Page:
‘Marriage is not always perfect, and goodness knows I drove your poor grandfather to distraction with my little foibles. Not to say that he didn’t have his own, although it was difficult to get him to admit it. But, our love was strong enough to weather any storm and I just wish that you could experience that for yourself.’

Penny looked down at her ringless hands and tried to forget that she was a psychiatrist for a moment, and just a granddaughter who was about to share her very private thoughts for the first time.

‘Nana,’ she began quietly. ‘When I was at university I fell in love with another student. He was two years ahead of me studying medicine, and when we met at one of the dances we clicked immediately.’

Queenie leant forward in her chair watching her normally composed granddaughter struggle to tell this story.

‘Go on darling,’ she encouraged smiling across the space between them.

‘His name was Aaron Bernstein and came from Israel. We moved in to a flat together a year before he finished his degree, and he was planning on doing his hospital rotations here in England until I finished my own. However his parents came over to visit shortly before he graduated, and told him in no uncertain terms, that they would disown him if he chose to marry someone not of their faith.’

Tears rolled down Penny’s cheeks and she took a tissue out of her handbag.

Queenie was speechless, she had not heard this story before and she was angry that her son, Penny’s father, had kept it from her.

‘Did your parents know about this Penny?’ She tried not to sound hurt and angry.

‘No, Nana, I told no-one, especially when Aaron felt that he could not go against his parents and disappoint them. He returned to Israel straight after graduation and I haven’t heard from him since.’ She paused and looked at her grandmother’s expression of dismay.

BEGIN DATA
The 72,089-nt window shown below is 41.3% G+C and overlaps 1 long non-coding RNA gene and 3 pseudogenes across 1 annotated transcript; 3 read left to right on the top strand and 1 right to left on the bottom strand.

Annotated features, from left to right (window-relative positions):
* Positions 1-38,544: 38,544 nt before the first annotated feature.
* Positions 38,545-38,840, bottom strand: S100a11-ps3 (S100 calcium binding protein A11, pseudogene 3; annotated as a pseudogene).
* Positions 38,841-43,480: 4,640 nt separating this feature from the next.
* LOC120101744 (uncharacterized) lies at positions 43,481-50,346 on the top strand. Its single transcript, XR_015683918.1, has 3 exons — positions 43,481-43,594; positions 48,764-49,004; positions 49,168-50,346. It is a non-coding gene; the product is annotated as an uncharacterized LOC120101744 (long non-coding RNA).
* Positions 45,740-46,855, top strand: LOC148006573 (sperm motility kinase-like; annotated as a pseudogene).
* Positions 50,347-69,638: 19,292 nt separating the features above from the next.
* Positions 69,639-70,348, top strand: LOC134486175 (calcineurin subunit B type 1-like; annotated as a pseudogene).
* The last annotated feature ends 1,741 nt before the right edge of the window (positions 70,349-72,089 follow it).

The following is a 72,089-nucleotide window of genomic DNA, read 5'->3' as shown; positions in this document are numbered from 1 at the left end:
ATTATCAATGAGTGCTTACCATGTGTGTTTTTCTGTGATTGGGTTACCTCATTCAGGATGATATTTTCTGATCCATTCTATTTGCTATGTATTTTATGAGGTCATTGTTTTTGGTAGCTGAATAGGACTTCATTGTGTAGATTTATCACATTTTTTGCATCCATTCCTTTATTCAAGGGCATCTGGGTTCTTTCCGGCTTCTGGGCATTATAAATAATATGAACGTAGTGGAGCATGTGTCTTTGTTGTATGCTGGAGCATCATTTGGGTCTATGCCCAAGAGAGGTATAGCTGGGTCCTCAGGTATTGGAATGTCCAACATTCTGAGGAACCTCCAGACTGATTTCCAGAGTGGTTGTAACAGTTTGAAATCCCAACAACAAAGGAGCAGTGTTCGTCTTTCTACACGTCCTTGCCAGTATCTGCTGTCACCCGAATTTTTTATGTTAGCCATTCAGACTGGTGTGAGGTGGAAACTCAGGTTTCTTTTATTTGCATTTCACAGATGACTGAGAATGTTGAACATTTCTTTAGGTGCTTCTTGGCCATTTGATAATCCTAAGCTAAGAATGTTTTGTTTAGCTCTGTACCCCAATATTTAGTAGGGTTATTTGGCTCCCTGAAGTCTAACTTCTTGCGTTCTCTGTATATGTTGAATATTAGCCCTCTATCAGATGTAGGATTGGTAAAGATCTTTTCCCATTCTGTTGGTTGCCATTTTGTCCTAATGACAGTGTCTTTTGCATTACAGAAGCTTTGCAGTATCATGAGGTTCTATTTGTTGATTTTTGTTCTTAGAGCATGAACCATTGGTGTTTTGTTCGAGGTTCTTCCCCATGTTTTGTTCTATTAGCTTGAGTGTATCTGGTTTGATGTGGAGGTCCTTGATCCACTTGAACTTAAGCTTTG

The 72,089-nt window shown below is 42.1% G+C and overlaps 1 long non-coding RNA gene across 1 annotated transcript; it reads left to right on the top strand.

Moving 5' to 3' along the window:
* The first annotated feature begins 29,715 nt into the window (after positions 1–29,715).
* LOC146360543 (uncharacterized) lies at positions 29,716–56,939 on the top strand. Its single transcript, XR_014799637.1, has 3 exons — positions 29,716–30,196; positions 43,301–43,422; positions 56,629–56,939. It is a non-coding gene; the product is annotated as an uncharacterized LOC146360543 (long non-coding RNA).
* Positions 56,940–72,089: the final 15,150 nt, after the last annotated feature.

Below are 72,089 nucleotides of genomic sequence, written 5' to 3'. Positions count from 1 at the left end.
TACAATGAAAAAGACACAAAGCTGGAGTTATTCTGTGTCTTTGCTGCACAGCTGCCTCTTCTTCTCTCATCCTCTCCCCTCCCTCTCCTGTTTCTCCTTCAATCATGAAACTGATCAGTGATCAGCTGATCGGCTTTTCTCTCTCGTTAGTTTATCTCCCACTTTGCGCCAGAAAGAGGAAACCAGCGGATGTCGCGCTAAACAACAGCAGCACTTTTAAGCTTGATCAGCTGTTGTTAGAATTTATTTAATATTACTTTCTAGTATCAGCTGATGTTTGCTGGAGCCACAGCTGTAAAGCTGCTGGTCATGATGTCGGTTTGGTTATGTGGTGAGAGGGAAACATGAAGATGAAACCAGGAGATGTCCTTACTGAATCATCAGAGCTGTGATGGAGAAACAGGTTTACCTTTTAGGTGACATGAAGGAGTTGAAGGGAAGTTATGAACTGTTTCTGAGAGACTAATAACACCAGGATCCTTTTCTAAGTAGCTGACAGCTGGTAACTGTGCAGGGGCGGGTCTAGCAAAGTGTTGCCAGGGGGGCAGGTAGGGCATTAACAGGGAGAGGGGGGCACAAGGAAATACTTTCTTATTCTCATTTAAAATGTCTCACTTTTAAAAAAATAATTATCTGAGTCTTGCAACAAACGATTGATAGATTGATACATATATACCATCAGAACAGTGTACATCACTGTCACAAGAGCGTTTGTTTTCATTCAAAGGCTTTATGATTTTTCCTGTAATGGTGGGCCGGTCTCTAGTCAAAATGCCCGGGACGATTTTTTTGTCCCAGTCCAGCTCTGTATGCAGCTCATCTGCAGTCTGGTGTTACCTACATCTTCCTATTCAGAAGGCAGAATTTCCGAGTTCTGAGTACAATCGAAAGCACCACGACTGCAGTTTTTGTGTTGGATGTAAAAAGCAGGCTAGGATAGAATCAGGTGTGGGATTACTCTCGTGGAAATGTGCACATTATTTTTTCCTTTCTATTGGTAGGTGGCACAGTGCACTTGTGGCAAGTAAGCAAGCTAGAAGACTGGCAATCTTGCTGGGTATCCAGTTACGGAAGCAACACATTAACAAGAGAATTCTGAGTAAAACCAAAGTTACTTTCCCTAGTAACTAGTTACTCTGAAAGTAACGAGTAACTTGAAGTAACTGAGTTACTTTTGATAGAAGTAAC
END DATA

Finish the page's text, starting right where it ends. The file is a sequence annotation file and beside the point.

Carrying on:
‘I did try to find him by searching online for a number of years but I eventually gave up and tried to put him out of my mind.’

This was a bombshell indeed and Queenie felt herself getting very angry at this dreadful slight against her only granddaughter.

‘I’m so sorry darling,’ she reached across and held Penny’s hand. ‘Haven’t you been out with anyone else in the last ten years that you might have had feelings for?’

Penny smiled at her grandmother’s concerned face. ‘I have dated quite a bit Nana, but never met anyone like Aaron. He was simply my soul mate and I don’t want to settle for less.’

This disturbing conversation replayed over and over in Queenie’s mind in the next few days and after her next visit to the hairdressers, and after reading a very interesting article, she contacted her friend Doris.

The next day she arrived at her friend’s house looking immaculate in her a new emerald green jacket and her pearls. She was not going to make her debut on the international worldwide webby thing looking anything but her best.

Doris led her into her dining room where the two of them sat side by side in front of a computer screen.

‘Now Queenie, you said that you wanted to find your granddaughter a soul mate online so I have got the links for some recommended dating sites we can try.’ She looked over to her friend to see if they were on the same page.

‘Actually Doris, I have something else in mind after reading an article in a magazine yesterday.

She slipped a piece of paper across the table to Doris who picked it up to study.

‘Okay, that is an interesting approach,’ and with that she typed in the link onto the screen.

Two weeks later Penny was surprised to get a phone call from her grandmother at nearly midnight, and was immediately concerned that Queenie was unwell.

She assured her granddaughter that all was fine, but she needed to see her on Saturday morning urgently. Queenie uttered a quick ‘love you’ and put the phone down.

Penny duly arrived at ten in the morning and was relieved to see that Queenie was resplendent in pink jacket and beautifully presented as normal. Her only concern was that she looked slightly flushed and over excited, and she wanted to get to the bottom of it right away.